The Resource Enhancement scheme supports projects aiming to improve access to and use of research resources and materials. Grants up to £300,000 are available and can be held for a maximum of three years.
Notes to editors
King’s College London
King’s is one of the oldest and largest colleges of the University of London with 13,800 undergraduate students and some 5,300 postgraduates in ten schools of study. The College had 24 of its subject-areas awarded the highest rating of 5* and 5 for research quality, demonstrating excellence at an international level. King’s is in the top group of five universities for research earnings with income from grants and contracts of more than £93 million (2002-2003) and has an annual turnover of £348 million. King’s is a member of the Russell Group, a coalition of the UK’s major research-based universities.
Department of History
The Department dates back to the 1870s. It admits about 110 undergraduates every year and has a thriving postgraduate community engaged in work for MA and PhD degrees. It achieved the highest rating in the national Teaching Quality Assessment in 1994, and a top 5* rating in the Research Assessment Exercise in 1992, 1996 and 2001. Members of staff research and teach a wide range of subjects in British, European, Imperial and South Asian History.
Last month, Dr Stephen Lovell, Lecturer in Modern European History, was one of 22 UK academics to win one of the prestigious 2004 Philip Leverhulme Prizes.
Jinty Nelson, Professor of Medieval History
Professor Janet L (aka Jinty) Nelson’s research is mainly focused on earlier medieval Europe. Though most of her work has been on kingship, government and political ideas, she has also published on heresy, religion and ritual, and has become increasingly interested in the history of women and gender. She recently retired from the position of President of the Royal Historical Society.
Arthur Burns, Senior Lecturer in Modern British History and Head of Department of History
Dr Burns has written widely on the history of the Church of England and reform projects in late eighteenth- and nineteenth-century Britain. As well as being a director of the CCE project since 1999, he has recently co-edited St. Paul's: The Cathedral Church of London 604-2004 (Yale University Press, 2004) and Rethinking the Age of Reform: Britain 1780-1850 (Cambridge University Press, 2003).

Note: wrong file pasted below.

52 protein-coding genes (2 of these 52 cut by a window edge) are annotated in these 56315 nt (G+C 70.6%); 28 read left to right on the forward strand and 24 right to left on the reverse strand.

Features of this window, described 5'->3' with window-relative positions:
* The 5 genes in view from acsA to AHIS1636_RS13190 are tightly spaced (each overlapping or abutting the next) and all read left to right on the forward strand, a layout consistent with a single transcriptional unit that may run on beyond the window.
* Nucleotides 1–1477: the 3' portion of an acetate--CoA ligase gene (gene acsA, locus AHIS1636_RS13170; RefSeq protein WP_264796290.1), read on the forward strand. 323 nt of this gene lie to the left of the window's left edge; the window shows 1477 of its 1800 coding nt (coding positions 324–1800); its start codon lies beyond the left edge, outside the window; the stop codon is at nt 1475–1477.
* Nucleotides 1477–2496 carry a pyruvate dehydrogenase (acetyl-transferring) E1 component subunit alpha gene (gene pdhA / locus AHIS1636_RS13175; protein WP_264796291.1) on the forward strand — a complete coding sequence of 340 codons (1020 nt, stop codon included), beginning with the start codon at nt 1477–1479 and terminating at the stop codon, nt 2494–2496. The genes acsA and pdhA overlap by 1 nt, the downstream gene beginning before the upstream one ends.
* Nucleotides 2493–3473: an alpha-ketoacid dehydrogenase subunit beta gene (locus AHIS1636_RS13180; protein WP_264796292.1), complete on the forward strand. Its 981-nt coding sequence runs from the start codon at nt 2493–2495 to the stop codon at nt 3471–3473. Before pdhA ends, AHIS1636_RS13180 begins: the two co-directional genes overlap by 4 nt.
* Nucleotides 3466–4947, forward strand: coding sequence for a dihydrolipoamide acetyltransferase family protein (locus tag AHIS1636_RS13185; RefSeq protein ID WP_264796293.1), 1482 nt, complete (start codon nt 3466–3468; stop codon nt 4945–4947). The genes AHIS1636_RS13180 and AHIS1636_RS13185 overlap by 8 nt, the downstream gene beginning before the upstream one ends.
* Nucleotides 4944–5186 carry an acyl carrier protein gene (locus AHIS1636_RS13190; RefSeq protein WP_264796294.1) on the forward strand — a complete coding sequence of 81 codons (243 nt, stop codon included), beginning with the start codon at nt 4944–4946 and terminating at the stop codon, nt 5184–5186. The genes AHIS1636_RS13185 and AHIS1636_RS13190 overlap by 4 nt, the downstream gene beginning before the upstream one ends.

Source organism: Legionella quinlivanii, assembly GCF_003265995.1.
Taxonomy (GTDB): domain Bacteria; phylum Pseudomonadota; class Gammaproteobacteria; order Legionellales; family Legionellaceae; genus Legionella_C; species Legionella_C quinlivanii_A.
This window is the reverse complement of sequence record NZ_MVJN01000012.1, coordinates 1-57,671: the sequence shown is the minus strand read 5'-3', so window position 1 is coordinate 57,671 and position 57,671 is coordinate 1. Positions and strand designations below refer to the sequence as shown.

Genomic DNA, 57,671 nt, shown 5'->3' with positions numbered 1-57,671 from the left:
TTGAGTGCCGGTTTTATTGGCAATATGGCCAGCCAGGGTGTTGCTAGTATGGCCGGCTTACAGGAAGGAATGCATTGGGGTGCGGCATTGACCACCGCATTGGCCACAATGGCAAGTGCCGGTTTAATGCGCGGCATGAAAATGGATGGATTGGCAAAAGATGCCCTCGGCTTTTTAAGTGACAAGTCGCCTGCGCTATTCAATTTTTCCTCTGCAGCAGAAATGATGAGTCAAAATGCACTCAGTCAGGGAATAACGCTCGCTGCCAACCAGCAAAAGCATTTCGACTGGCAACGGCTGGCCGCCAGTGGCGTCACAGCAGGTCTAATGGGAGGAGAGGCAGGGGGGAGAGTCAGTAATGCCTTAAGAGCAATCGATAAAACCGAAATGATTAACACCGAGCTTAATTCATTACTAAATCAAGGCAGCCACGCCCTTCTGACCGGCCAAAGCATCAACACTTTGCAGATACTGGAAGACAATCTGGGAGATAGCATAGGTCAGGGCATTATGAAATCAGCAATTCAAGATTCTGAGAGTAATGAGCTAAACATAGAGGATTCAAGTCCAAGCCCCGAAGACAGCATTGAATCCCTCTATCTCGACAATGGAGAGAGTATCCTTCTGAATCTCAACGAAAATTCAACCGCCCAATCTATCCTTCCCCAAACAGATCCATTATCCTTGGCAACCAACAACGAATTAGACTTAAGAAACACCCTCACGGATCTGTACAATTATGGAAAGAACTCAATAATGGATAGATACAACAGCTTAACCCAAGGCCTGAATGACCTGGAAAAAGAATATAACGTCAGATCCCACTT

David Carpenter, Professor of Medieval History
David Carpenter's research and writing focuses on English history in the 13th century where he ranges widely through social, economic, architectural, military and political history. He is a particular exponent of ‘thickened political narrative,’ which he deployed in The Minority of Henry III (1990), a book which traced the complex political history of the years 1216 to 1227 out of which a new monarchy, limited by Magna Carta, emerged. David Carpenter has also fixed the true date of Magna Carta in 1215, revealed the causes of the great political revolution in 1258 and shown how peasants were fully engaged in the subsequent Montfortian period of reform and rebellion.
The Arts & Humanities Research Board
The AHRB funds postgraduate training and research in the arts and humanities, from archaeology and English literature to design and dance. The quality and range of research supported not only provides social and cultural benefits but also contributes to the economic success of the UK. Each year the AHRB provides approximately £70 million to support research and postgraduate study and in any one year, the AHRB makes approximately 700 research awards and around 1,500 postgraduate awards.
Melanie Gardner, Senior Public Relations Officer, King’s College London
Tel: 020-7848 3073, email: firstname.lastname@example.org